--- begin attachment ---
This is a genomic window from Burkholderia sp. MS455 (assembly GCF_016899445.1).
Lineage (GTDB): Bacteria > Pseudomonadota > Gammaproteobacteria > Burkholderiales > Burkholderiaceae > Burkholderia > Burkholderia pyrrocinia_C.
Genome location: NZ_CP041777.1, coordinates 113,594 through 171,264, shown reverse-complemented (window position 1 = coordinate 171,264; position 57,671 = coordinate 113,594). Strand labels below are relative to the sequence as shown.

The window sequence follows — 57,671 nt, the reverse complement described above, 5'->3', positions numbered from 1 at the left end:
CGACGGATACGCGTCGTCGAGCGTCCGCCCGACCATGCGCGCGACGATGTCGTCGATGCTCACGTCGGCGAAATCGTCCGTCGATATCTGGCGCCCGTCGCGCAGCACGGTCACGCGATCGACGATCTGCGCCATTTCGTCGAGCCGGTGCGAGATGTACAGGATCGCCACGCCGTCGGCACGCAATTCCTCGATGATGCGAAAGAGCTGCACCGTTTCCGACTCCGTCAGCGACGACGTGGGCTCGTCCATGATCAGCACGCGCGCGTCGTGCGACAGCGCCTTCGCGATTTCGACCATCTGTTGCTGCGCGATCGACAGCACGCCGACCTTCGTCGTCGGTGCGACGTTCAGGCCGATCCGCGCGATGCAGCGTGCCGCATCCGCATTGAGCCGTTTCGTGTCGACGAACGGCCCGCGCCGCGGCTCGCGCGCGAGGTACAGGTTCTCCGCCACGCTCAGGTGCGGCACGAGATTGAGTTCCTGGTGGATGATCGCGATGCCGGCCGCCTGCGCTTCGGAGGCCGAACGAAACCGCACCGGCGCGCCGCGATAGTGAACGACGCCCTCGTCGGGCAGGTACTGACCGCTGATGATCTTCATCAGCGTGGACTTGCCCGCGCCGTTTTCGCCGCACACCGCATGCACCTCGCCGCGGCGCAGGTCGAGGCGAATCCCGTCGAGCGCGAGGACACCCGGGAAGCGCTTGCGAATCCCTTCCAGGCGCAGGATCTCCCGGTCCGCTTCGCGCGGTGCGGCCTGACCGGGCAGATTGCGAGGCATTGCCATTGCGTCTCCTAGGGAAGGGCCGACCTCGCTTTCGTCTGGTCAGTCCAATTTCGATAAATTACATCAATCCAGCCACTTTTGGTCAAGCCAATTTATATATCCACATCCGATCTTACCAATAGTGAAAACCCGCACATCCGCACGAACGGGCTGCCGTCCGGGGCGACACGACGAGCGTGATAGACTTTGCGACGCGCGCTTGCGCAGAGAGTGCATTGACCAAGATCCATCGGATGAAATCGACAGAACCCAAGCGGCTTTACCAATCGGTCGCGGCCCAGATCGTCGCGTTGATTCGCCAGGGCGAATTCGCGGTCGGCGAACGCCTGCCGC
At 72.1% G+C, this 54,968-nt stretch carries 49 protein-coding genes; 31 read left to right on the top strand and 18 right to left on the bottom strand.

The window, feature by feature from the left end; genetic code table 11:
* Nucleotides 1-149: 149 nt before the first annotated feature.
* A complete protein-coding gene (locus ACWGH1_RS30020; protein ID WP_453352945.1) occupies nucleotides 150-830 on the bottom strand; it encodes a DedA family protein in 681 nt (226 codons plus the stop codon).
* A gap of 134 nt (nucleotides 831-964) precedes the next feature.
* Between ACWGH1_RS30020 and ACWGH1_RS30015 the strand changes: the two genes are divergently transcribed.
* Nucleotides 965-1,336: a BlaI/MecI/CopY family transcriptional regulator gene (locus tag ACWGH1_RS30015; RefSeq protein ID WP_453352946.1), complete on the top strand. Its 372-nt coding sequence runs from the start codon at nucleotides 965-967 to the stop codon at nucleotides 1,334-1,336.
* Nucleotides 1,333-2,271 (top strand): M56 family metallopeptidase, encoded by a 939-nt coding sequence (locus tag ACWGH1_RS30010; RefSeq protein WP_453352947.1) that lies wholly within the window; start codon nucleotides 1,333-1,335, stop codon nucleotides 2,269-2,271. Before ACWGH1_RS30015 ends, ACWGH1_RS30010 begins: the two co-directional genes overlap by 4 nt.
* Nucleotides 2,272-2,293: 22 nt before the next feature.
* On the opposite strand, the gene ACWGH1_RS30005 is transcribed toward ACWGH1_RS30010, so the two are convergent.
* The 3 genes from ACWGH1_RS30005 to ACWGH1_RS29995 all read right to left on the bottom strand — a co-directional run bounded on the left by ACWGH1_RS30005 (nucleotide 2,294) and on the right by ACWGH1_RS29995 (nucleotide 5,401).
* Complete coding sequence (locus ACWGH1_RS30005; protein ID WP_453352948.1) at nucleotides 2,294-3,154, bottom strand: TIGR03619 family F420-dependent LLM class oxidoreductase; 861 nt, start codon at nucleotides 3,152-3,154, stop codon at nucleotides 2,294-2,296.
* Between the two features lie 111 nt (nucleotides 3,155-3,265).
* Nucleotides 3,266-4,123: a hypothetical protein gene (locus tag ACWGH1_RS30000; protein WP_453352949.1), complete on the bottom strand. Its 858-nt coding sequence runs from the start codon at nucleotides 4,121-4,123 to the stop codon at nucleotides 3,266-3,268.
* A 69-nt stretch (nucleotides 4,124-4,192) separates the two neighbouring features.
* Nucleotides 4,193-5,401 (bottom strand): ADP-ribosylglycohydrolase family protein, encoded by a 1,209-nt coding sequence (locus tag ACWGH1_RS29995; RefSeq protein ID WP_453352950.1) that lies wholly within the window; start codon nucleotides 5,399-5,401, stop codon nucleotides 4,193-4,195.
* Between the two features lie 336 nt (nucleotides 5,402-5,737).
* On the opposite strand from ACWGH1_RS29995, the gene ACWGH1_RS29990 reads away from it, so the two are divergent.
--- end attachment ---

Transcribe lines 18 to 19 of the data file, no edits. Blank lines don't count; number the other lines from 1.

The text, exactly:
* Between the two features lie 111 nt (nucleotides 3,155-3,265).
* Nucleotides 3,266-4,123: a hypothetical protein gene (locus tag ACWGH1_RS30000; protein WP_453352949.1), complete on the bottom strand. Its 858-nt coding sequence runs from the start codon at nucleotides 4,121-4,123 to the stop codon at nucleotides 3,266-3,268.